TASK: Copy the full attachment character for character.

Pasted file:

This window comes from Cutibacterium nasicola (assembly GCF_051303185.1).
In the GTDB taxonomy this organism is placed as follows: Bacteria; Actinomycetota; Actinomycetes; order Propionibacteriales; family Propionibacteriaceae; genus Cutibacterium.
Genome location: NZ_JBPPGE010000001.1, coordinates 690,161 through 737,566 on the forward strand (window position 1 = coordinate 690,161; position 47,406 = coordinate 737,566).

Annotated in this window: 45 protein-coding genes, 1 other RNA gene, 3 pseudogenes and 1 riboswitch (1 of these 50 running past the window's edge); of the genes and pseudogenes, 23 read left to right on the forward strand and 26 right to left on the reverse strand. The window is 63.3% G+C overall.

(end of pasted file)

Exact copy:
This window comes from Cutibacterium nasicola (assembly GCF_051303185.1).
In the GTDB taxonomy this organism is placed as follows: Bacteria; Actinomycetota; Actinomycetes; order Propionibacteriales; family Propionibacteriaceae; genus Cutibacterium.
Genome location: NZ_JBPPGE010000001.1, coordinates 690,161 through 737,566 on the forward strand (window position 1 = coordinate 690,161; position 47,406 = coordinate 737,566).

Annotated in this window: 45 protein-coding genes, 1 other RNA gene, 3 pseudogenes and 1 riboswitch (1 of these 50 running past the window's edge); of the genes and pseudogenes, 23 read left to right on the forward strand and 26 right to left on the reverse strand. The window is 63.3% G+C overall.